Quick summary: Students examine carbon dioxide and the carbon cycle. They begin by investigating the differences between carbon sinks and sources. They will then observe an experiment aimed at demonstrating how a carbon sink can become a carbon source. Finally they are asked to demonstrate their understanding of the carbon cycle by creating an animated carbon cycle.
These activities “… are an invaluable tool for teachers to address climate change in an educationally relevant, scientifically sound, and action-based way.” – Tim Flannery (Read more)
- Students understand the carbon cycle and the interactions that occur within this cycle.
- Students recognise the difference between a carbon source and a carbon sink.
- Students are able to observe and report on an experiment involving a carbon sink.
General capabilities: Critical and creative thinking.
Cross-curriculum priority: Sustainability OI.1.
Australian Curriculum content description:
Year 10 Science
- Global systems, including the carbon cycle, rely on interactions involving the biosphere, lithosphere, hydrosphere and atmosphere (ACSSU189)
- Different types of chemical reactions are used to produce a range of products and can occur at different rates (ACSSU187)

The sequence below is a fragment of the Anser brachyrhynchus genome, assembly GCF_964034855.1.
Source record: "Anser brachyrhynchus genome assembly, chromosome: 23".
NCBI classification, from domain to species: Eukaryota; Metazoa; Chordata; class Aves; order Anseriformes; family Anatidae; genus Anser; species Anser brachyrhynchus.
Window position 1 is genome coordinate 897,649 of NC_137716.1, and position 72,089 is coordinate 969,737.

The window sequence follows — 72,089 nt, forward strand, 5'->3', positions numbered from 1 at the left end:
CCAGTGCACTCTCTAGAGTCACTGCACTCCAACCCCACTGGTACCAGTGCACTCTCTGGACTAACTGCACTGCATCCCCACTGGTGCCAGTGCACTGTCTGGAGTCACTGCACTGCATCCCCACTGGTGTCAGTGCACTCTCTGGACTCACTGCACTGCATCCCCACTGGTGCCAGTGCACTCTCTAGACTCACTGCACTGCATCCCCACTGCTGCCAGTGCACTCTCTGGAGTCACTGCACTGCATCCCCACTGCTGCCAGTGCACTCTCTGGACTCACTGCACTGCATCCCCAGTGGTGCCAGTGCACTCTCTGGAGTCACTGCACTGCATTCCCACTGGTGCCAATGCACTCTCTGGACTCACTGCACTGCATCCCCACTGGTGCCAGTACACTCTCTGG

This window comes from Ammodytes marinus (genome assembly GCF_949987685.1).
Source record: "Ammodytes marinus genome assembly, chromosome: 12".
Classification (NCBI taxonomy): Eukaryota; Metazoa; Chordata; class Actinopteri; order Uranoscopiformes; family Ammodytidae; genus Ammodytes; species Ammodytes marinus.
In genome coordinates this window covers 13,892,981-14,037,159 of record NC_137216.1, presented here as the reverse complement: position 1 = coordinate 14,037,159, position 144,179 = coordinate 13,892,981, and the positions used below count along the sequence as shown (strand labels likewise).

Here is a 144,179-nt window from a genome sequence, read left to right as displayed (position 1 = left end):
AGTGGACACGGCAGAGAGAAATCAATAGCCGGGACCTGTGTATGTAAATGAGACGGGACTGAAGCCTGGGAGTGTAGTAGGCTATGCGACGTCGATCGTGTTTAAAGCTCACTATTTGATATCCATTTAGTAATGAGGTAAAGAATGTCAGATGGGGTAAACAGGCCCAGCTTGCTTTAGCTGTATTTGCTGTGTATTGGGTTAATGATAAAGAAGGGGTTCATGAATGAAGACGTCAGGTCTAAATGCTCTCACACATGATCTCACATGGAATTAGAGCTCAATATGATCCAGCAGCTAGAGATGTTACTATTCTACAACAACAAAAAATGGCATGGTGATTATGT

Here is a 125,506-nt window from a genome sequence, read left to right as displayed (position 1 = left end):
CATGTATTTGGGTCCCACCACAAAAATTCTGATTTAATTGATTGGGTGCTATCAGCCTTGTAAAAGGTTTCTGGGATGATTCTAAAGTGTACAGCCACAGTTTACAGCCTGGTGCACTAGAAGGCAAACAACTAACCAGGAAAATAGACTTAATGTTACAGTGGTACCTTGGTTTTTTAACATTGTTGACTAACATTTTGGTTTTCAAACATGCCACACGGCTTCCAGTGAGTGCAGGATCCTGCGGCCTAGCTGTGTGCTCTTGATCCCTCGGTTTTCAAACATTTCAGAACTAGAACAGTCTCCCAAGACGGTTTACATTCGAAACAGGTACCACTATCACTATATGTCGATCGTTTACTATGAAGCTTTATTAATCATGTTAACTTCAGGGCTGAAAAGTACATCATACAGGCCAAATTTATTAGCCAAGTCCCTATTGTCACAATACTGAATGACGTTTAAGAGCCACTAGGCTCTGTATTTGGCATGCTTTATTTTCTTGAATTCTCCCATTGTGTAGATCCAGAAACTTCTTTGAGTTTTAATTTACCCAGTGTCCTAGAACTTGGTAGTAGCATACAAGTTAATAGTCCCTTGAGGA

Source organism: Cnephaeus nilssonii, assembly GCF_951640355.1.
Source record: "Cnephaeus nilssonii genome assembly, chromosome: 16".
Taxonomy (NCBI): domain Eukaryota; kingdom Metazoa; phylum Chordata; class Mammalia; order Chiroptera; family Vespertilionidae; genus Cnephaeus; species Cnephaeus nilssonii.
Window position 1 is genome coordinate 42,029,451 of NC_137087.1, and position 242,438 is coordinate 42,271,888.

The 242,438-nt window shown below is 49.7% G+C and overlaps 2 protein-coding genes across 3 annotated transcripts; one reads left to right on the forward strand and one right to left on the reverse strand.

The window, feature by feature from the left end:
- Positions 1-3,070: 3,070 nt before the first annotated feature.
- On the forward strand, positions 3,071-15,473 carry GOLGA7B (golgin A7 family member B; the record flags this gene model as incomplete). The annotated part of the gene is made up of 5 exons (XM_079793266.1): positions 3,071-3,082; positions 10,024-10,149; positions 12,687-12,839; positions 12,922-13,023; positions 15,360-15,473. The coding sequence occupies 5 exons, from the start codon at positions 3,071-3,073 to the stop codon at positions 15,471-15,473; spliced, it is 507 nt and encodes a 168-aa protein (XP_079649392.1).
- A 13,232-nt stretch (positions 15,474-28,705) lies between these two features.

Syllabus Outcomes: SC5-16CW, SC5-12ES.
Topic: We Are the Weather Makers
Time required: 60 mins
Level of teacher scaffolding: Medium – Oversee activity, conduct experiment, facilitate discussion.
Resources required: Crushed chalk (not dustless – make sure this is composed of calcium carbonate), vinegar, glass jar or beaker, student worksheets, internet access.
Homework and extension opportunities: Includes opportunities for homework or extension.
Key reading from We Are the Weather Makers: Chapter 1 – Everything Is Connected
Further reading from the book: Chapter 3 – The Greenhouse Gases, Chapter 8 – Digging Up The Dead
Keywords: Carbon dioxide (CO2), carbon cycle, carbon sink, carbon source.
Cool Australia’s curriculum team continually reviews and refines our resources to be in line with changes to the Australian Curriculum.
Cool Australia would like to acknowledge:
- Tim Flannery
- David Harding, Rose Iser, Sally Stevens
- Text Publishing and Purves Environmental Fund
- Climate Council